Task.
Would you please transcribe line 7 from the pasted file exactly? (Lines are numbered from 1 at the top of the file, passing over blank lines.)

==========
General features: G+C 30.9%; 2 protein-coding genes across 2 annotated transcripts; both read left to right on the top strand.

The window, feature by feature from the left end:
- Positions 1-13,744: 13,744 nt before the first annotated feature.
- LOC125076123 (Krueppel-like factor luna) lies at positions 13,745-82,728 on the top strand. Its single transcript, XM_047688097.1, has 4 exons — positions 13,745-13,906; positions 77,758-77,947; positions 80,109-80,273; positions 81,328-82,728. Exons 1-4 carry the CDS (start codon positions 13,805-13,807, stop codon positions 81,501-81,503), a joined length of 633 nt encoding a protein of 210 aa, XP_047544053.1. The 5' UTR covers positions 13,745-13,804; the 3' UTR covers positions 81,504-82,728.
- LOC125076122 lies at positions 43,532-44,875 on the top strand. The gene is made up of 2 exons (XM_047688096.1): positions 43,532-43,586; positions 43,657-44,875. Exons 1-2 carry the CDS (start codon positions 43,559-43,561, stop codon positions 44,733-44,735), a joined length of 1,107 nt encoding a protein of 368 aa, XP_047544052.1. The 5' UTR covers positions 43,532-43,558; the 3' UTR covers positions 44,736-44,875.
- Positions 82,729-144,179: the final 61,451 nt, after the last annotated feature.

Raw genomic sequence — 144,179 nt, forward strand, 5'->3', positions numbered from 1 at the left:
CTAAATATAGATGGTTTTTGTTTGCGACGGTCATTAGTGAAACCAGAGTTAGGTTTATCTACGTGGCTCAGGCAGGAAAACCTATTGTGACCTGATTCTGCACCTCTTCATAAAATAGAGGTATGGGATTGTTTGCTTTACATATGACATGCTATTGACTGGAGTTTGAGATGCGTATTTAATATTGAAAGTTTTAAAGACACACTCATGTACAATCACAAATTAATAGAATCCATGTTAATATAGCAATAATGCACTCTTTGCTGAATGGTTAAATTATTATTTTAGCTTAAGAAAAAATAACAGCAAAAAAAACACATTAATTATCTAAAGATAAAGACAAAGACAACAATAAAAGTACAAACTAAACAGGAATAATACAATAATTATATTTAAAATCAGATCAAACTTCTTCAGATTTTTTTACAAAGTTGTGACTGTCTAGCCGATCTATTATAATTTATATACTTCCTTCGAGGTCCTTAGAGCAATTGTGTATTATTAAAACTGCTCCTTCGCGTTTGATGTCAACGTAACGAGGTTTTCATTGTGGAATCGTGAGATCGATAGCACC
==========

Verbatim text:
Raw genomic sequence — 144,179 nt, forward strand, 5'->3', positions numbered from 1 at the left: